Pain and somatosensory processing involves an interaction of multiple neuronal networks. One result of these complex interactions is the presence of differential responses across brain regions that may be incompletely modeled by a straightforward application of standard general linear model (GLM) approaches based solely on the applied stimulus. We examined temporal blood oxygenation-level dependent (BOLD) signatures elicited by two stimulation paradigms (brush and heat) providing innocuous and noxious stimuli. Data were acquired from 32 healthy male subjects (2 independent cohorts). Regional time courses and model-free analyses of the first cohort revealed distinct temporal features of the BOLD responses elicited during noxious versus innocuous stimulation. Specifically, a biphasic (dual peak) BOLD signal was observed in response to heat but much less so in response to brush stimuli. This signal was characterized by a stimulus-locked response along with a second peak delayed by ∼12.5 s. A cross-validation error analysis determined a modified design matrix comprising two explanatory variables (EVs) as a parsimonious means to model the biphasic responses within a GLM framework. One EV was directly derived from the stimulation paradigm (EV1), while the second EV (EV2) was EV1 shifted by 12.5 s. The 2EV GLM analysis enabled a more detailed characterization of the elicited BOLD responses, particularly during pain processing. This was confirmed by application of the model to a second, independent cohort[AU1]. Furthermore, the delayed component of the biphasic response was strongly associated with the noxious heat stimuli, suggesting that this may represent a sensitive fMRI link of pain processing. © 2009 Elsevier Inc. All rights reserved.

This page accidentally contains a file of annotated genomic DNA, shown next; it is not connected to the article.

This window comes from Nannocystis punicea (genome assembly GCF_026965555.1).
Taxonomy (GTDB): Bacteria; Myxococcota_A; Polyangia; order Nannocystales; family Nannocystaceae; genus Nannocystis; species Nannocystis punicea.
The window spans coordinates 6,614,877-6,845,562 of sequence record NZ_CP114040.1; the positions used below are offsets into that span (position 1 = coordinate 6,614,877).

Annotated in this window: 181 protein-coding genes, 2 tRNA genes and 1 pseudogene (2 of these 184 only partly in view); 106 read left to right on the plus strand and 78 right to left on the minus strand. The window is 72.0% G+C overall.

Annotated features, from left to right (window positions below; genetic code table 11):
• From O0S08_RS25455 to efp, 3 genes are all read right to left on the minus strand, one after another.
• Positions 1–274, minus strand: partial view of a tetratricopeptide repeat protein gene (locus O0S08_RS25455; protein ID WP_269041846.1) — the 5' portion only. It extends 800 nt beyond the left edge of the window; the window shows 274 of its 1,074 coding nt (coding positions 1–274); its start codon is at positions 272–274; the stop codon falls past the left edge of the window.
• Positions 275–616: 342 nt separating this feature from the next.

Upadhyay J.,Imaging Consortium for Drug Development | Upadhyay J.,Harvard University | Lemme J.,Harvard University | Anderson J.,Imaging Consortium for Drug Development | And 13 more authors.